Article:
The Kid Should See This

Macro Video of Iridescent Soap Bubbles – Stereokroma

The next time you get the opportunity to blow some soap bubbles, be sure to take a long, close look at them. Those ever-changing rainbows sliding around across the surfaces of the bubbles can be spellbinding… like an atmosphere on a bubble planet. But why do we see them? It’s a water and soap molecule sandwich! From the Exploratorium:

The colors of a soap bubble come from white light, which contains all the colors of the rainbow. When white light reflects from a soap film, some of the colors get brighter, and others disappear…

A bubble film is a sort of sandwich: a layer of soap molecules, a filling of water molecules, and then another layer of soap molecules. When light waves reflecting from one layer of soap molecules meet up with light waves reflecting from the second layer of soap molecules, the two sets of waves interfere. Some waves add together, making certain frequencies or colors of light brighter. Other waves cancel each other, removing a frequency or color from the mixture. The colors that you see are what’s left after the light waves interfere. They’re called interference colors.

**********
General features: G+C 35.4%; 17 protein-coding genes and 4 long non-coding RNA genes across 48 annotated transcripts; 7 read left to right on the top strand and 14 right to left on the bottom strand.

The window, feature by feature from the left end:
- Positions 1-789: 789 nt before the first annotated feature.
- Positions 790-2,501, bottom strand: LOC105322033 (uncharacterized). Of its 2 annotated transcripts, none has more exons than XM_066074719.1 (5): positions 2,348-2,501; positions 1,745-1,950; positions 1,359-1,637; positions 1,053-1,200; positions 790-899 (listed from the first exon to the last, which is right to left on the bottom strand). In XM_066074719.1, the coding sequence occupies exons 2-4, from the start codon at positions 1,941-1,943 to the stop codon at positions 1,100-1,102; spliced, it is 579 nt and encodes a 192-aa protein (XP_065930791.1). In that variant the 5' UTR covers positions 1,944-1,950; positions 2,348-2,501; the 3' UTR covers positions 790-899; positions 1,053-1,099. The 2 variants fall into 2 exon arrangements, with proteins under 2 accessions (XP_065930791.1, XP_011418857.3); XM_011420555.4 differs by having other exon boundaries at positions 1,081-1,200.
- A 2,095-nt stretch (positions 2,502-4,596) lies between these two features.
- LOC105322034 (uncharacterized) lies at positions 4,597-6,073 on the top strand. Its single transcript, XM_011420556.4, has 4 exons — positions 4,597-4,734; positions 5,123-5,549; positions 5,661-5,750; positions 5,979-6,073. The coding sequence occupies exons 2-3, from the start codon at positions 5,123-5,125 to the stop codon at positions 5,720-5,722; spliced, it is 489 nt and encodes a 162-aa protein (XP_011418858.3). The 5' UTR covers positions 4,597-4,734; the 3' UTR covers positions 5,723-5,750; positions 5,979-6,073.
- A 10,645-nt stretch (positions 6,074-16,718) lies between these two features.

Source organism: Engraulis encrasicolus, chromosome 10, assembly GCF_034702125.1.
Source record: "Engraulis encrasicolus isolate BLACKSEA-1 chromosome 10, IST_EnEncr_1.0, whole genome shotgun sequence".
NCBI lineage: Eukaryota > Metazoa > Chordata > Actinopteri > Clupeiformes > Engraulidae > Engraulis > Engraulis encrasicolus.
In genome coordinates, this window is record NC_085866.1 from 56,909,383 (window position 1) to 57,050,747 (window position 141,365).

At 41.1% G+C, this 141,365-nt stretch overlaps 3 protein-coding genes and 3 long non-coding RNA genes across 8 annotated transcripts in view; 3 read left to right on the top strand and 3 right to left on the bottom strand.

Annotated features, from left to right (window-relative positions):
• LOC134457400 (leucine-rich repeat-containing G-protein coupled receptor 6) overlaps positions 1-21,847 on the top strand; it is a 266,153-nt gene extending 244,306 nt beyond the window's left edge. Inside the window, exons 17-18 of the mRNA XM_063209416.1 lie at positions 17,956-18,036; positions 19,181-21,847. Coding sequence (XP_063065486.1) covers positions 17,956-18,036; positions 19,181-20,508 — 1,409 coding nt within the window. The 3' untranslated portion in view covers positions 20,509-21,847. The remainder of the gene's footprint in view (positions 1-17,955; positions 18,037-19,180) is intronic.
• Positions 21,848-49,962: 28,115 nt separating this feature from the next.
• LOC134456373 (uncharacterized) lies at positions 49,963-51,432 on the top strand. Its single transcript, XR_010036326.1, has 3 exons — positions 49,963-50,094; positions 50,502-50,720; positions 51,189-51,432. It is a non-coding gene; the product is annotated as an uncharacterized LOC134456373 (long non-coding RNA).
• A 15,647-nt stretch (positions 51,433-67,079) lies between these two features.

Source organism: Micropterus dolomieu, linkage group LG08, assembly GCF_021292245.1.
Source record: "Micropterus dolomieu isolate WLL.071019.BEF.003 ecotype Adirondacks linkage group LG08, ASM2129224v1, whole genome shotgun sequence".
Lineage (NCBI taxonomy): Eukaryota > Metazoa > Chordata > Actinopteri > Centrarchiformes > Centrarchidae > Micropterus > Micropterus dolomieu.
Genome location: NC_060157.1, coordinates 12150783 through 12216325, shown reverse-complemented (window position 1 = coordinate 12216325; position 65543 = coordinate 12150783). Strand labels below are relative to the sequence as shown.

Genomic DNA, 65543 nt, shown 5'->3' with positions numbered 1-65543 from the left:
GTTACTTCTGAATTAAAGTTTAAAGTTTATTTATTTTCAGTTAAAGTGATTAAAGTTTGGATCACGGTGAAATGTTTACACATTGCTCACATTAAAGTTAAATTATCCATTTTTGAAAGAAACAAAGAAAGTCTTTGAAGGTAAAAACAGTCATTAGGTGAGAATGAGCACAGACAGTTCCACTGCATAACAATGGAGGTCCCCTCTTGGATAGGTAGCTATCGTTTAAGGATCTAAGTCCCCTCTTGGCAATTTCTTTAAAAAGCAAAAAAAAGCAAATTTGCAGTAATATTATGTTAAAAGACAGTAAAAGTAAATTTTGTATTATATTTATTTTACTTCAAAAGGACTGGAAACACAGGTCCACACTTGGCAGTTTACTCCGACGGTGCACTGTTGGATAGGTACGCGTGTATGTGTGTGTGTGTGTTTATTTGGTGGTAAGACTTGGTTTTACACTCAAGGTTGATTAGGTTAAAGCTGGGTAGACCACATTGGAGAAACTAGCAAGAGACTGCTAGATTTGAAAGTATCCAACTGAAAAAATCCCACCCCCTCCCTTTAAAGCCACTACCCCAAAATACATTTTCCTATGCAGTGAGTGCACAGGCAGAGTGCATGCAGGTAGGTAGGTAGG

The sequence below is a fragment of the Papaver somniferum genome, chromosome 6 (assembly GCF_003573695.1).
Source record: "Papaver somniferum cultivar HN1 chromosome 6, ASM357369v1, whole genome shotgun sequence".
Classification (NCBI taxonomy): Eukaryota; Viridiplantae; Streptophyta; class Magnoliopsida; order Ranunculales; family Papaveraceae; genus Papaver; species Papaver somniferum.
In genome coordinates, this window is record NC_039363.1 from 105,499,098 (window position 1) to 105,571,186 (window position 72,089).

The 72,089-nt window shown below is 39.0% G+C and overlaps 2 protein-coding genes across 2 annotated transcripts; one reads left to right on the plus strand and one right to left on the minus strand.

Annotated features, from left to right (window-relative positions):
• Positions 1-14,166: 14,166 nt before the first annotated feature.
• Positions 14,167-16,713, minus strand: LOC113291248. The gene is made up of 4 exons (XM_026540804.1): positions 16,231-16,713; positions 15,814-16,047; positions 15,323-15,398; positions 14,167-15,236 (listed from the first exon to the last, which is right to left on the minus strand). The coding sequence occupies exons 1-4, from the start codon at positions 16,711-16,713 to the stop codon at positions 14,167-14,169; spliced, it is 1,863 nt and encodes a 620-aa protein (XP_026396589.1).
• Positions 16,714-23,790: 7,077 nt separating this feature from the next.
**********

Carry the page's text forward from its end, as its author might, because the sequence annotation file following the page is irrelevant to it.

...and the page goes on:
As the bubble walls thin, the colors change, before pop! Try the Bubbularium experiment at

Next: The Bubbleologist makes efficient shapes with bubbles and The Bubble Artist. Plus, more bubbles and more iridescence.

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